Managing custom install

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More than most industries, it seems, electrical retail needs to keep on reinventing itself to survive, and – thankfully – we have manufacturers that are renowned for their ability to innovate. In any market, there is only a very small percentage of early adopters that will kick-start a trend, so what retailers need is for a new technology to become mainstream.

That’s what appears to be occurring with custom installation (CI). Increasingly, consumers are becoming more informed about, and aspiring to own, ‘smart homes.’  Growth is also being driven by Cat 5e cabling in many new housing developments, and improvements in Wi-Fi technology. Apple’s iPad, iPod Touch and iPhone have also had a huge impact as control interfaces for many home and office automation installations.

According to CEDIA, the Custom Electronic Design and Installation Association, the UK is firmly established as the largest European market for domestic custom installation. With home automation solutions gradually becoming more affordable, whether in multi-room audio and video, home cinema, lighting and heating control, or security/CCTV, there is now a welcome opportunity for you to diversify into home automation services. They will add potentially huge value to your product sales and reduce your vulnerability to shrinking margins on the products themselves.

However, this will inevitably present a number of challenges outside your normal business experience as you move into delivery of services and solutions. You will need to recruit staff with suitable expertise in the technology and associated infrastructure and give them the best possible training and certification (such as that offered by CEDIA). Once you have assembled a team of qualified, professional technicians and designers, you will have to ensure you have the capabilities to manage every CI project from end-to-end, whether you are dealing with house builders, architects, interior designers or private clients. That means using really comprehensive project management software designed specifically for custom installation commissions, rather than generic project management packages.

At the very least, the CI project management software should give you the ability to see (by job, phase, project, contract and contractor) all work quoted, invoices, profitability, outstanding debt, real time spent on any part of the installation (and the time you actually invoice) and a full history of completed and outstanding actions, tasks and questions.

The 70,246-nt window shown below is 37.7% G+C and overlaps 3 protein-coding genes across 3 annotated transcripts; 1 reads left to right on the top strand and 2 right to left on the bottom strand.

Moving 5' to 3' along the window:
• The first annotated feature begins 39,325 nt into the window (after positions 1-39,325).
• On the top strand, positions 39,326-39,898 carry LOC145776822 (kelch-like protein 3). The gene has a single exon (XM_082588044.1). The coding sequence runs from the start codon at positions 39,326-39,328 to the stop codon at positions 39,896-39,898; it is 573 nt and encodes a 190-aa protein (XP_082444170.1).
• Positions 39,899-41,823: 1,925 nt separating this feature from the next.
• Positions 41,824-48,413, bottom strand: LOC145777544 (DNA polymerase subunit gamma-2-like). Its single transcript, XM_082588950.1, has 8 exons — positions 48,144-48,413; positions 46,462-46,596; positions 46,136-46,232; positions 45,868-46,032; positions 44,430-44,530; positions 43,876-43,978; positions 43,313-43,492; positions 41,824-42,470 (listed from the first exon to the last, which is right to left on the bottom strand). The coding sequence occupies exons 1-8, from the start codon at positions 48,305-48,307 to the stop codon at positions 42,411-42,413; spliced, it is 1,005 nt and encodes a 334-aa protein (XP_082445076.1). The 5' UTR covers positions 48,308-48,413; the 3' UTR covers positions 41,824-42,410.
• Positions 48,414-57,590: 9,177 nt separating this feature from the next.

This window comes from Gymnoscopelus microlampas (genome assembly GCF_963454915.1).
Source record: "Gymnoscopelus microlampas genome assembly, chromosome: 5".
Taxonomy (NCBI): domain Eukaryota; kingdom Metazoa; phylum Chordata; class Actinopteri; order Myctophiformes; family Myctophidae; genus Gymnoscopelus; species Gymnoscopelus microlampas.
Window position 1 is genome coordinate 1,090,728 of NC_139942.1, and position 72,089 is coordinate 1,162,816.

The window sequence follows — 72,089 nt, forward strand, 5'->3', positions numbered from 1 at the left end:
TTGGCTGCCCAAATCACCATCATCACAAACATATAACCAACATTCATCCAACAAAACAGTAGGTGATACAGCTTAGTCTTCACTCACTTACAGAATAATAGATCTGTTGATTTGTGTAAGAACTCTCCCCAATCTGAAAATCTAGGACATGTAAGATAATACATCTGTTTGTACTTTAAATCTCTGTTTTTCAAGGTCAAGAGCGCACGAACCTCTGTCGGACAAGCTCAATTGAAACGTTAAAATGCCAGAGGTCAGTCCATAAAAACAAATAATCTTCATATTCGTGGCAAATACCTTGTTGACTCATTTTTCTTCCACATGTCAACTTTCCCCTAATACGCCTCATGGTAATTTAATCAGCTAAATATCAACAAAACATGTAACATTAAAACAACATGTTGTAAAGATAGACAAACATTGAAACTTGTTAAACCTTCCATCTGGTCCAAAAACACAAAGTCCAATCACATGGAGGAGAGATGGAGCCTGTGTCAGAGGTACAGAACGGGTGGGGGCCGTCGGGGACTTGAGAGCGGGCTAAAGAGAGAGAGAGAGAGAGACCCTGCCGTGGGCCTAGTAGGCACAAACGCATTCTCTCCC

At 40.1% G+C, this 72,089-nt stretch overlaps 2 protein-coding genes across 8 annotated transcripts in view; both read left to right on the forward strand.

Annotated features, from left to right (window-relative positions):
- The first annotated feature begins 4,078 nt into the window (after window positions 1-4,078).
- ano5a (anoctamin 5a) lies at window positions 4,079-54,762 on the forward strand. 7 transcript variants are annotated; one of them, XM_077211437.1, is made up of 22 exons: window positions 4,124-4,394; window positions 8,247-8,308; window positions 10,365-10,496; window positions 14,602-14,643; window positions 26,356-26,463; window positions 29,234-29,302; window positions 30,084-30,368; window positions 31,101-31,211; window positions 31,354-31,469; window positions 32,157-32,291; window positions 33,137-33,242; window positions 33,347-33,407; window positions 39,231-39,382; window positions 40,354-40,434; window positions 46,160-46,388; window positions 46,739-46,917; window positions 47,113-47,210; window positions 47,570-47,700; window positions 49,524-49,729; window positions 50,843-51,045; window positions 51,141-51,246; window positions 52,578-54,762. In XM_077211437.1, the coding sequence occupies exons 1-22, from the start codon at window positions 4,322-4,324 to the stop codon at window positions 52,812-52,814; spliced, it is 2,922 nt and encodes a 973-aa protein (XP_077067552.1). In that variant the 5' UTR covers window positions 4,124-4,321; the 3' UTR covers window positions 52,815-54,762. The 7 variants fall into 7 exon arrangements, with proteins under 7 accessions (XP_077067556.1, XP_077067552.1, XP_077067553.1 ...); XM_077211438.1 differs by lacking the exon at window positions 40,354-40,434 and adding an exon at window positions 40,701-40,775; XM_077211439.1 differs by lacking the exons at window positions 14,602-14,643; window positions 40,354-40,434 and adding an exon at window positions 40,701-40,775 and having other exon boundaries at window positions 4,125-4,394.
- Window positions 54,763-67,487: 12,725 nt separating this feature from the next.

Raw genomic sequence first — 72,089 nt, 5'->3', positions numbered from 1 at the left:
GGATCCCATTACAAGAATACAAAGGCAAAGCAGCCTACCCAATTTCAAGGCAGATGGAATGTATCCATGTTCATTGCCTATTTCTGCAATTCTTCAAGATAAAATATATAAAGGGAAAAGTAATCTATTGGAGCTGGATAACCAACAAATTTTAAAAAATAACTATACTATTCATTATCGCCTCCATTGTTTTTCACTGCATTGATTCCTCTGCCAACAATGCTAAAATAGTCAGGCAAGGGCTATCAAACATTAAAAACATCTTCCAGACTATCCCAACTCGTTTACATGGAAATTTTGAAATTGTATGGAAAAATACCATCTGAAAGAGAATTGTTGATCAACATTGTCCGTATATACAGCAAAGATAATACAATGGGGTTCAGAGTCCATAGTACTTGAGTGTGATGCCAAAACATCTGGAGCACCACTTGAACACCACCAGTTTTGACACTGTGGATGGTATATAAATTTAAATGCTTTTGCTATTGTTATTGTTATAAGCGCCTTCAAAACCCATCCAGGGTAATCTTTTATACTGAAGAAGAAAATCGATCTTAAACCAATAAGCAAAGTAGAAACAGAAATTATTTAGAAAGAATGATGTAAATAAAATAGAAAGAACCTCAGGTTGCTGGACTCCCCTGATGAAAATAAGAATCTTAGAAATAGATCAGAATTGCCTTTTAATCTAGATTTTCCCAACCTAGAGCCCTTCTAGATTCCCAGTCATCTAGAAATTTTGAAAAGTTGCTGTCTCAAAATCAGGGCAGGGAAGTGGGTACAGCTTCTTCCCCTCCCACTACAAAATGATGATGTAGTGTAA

Building contractors are likely to have multiple sites with multiple plots, so your software should handle each of these as separate projects against which you can provide materials and labour. Your IT system should be able to handle multiple addresses for different purposes: sites, customers and billing.

Keeping on top of invoicing will be vital, and your IT system should enable you to invoice at any point in a project from first fix onwards. All your project financials should link seamlessly into your accounts package. VAT is an ‘interesting’ element in this field, and you should be able to raise invoices with different VAT rates for individual products and services on different types of projects, whether they are new builds, conversions, overseas jobs and specialist areas such as NHS contracts. Reports on sales should be able to split sales by VAT code.

Good CI project management software should be an intrinsic part of your PoS system to ensure you are not re-typing data and you can manage inventory effectively. Whether you are offering a limited range of CI services or the full range from first fix to final commissioning, you should be able to handle all the project tasks from within a single IT system.

Thankfully, manufacturers are working hard to maintain a flow of products that consumers will aspire to. Internet TV and glasses-free 3DTVs are the current Holy Grails. Crack those and top-end CI will receive a welcome boost in the domestic market. 

Of course, CI is not a magic bullet that will overcome all the challenges in our industry. Neither is it an easy option. However, it is an expanding added value sector and there are a substantial number of potential customers who are able to make considerable investments even in the recession. CI is also an opportunity for independents to differentiate themselves from the multiples and the supermarkets. It is certainly an alternative to the constant cost-cutting which has been the preferred survival strategy for many retailers over the last few years.

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